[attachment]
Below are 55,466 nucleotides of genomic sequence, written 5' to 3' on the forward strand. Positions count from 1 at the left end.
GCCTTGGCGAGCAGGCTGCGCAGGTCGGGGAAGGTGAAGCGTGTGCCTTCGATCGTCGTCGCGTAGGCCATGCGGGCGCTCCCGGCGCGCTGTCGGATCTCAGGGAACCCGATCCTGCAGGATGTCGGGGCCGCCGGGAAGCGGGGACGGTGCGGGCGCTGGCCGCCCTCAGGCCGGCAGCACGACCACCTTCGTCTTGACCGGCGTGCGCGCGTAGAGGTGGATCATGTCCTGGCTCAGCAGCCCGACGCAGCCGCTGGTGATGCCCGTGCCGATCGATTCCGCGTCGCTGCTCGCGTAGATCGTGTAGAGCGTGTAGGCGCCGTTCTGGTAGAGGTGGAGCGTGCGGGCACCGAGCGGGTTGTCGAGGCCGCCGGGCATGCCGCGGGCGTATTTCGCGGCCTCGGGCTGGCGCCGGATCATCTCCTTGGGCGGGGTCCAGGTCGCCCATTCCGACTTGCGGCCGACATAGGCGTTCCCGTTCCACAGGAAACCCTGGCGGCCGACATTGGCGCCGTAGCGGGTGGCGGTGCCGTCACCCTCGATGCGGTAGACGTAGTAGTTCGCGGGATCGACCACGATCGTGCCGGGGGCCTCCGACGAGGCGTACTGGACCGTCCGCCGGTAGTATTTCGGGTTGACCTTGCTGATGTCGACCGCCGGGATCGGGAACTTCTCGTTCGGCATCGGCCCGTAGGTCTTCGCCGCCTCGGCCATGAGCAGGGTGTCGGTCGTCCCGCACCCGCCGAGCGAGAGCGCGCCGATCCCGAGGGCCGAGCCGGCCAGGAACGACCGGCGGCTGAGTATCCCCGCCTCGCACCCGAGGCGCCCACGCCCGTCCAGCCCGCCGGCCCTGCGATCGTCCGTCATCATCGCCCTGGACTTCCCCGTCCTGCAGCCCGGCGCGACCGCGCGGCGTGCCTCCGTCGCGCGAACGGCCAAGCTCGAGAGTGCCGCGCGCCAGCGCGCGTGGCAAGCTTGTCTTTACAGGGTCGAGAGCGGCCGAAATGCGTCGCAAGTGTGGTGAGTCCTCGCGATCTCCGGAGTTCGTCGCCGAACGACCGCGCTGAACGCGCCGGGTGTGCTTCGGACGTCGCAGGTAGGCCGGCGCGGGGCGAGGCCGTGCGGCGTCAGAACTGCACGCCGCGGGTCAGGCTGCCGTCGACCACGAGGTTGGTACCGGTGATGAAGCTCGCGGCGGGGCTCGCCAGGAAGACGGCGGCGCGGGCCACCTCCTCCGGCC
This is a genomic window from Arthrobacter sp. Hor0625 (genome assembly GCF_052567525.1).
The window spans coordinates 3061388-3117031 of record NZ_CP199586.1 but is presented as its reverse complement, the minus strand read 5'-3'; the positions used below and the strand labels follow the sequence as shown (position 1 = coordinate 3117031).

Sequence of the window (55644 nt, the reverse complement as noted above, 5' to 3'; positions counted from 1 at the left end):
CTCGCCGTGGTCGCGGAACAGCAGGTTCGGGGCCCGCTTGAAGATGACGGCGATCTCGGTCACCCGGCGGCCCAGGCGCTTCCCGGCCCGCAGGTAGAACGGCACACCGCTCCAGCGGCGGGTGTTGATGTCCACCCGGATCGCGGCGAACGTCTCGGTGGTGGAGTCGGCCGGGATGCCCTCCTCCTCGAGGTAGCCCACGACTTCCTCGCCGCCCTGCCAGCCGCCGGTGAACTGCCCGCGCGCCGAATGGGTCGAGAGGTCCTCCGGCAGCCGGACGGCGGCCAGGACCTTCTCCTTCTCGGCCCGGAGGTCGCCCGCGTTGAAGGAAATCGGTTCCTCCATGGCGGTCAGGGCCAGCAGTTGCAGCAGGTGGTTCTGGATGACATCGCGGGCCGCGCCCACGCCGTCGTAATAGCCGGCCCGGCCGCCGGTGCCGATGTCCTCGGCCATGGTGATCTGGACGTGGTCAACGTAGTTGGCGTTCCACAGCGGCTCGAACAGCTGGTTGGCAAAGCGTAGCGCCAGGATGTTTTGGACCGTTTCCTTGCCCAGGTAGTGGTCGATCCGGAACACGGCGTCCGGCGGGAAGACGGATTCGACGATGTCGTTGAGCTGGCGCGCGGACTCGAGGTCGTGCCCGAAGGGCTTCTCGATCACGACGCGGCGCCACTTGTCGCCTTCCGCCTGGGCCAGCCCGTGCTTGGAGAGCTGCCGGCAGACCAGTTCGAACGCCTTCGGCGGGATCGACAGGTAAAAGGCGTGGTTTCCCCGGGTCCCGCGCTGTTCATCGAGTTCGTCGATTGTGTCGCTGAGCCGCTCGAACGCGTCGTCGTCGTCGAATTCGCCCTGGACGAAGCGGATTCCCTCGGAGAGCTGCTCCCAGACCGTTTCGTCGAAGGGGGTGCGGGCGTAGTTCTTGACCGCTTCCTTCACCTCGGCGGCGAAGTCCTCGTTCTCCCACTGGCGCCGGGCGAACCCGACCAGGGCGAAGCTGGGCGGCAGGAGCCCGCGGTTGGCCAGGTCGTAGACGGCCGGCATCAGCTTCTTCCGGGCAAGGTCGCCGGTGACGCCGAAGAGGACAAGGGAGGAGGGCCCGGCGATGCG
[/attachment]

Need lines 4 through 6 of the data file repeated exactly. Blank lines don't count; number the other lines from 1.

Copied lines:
The window spans coordinates 3061388-3117031 of record NZ_CP199586.1 but is presented as its reverse complement, the minus strand read 5'-3'; the positions used below and the strand labels follow the sequence as shown (position 1 = coordinate 3117031).

Sequence of the window (55644 nt, the reverse complement as noted above, 5' to 3'; positions counted from 1 at the left end):
CTCGCCGTGGTCGCGGAACAGCAGGTTCGGGGCCCGCTTGAAGATGACGGCGATCTCGGTCACCCGGCGGCCCAGGCGCTTCCCGGCCCGCAGGTAGAACGGCACACCGCTCCAGCGGCGGGTGTTGATGTCCACCCGGATCGCGGCGAACGTCTCGGTGGTGGAGTCGGCCGGGATGCCCTCCTCCTCGAGGTAGCCCACGACTTCCTCGCCGCCCTGCCAGCCGCCGGTGAACTGCCCGCGCGCCGAATGGGTCGAGAGGTCCTCCGGCAGCCGGACGGCGGCCAGGACCTTCTCCTTCTCGGCCCGGAGGTCGCCCGCGTTGAAGGAAATCGGTTCCTCCATGGCGGTCAGGGCCAGCAGTTGCAGCAGGTGGTTCTGGATGACATCGCGGGCCGCGCCCACGCCGTCGTAATAGCCGGCCCGGCCGCCGGTGCCGATGTCCTCGGCCATGGTGATCTGGACGTGGTCAACGTAGTTGGCGTTCCACAGCGGCTCGAACAGCTGGTTGGCAAAGCGTAGCGCCAGGATGTTTTGGACCGTTTCCTTGCCCAGGTAGTGGTCGATCCGGAACACGGCGTCCGGCGGGAAGACGGATTCGACGATGTCGTTGAGCTGGCGCGCGGACTCGAGGTCGTGCCCGAAGGGCTTCTCGATCACGACGCGGCGCCACTTGTCGCCTTCCGCCTGGGCCAGCCCGTGCTTGGAGAGCTGCCGGCAGACCAGTTCGAACGCCTTCGGCGGGATCGACAGGTAAAAGGCGTGGTTTCCCCGGGTCCCGCGCTGTTCATCGAGTTCGTCGATTGTGTCGCTGAGCCGCTCGAACGCGTCGTCGTCGTCGAATTCGCCCTGGACGAAGCGGATTCCCTCGGAGAGCTGCTCCCAGACCGTTTCGTCGAAGGGGGTGCGGGCGTAGTTCTTGACCGCTTCCTTCACCTCGGCGGCGAAGTCCTCGTTCTCCCACTGGCGCCGGGCGAACCCGACCAGGGCGAAGCTGGGCGGCAGGAGCCCGCGGTTGGCCAGGTCGTAGACGGCCGGCATCAGCTTCTTCCGGGCAAGGTCGCCGGTGACGCCGAAGAGGACAAGGGAGGAGGGCCCGGCGATGCG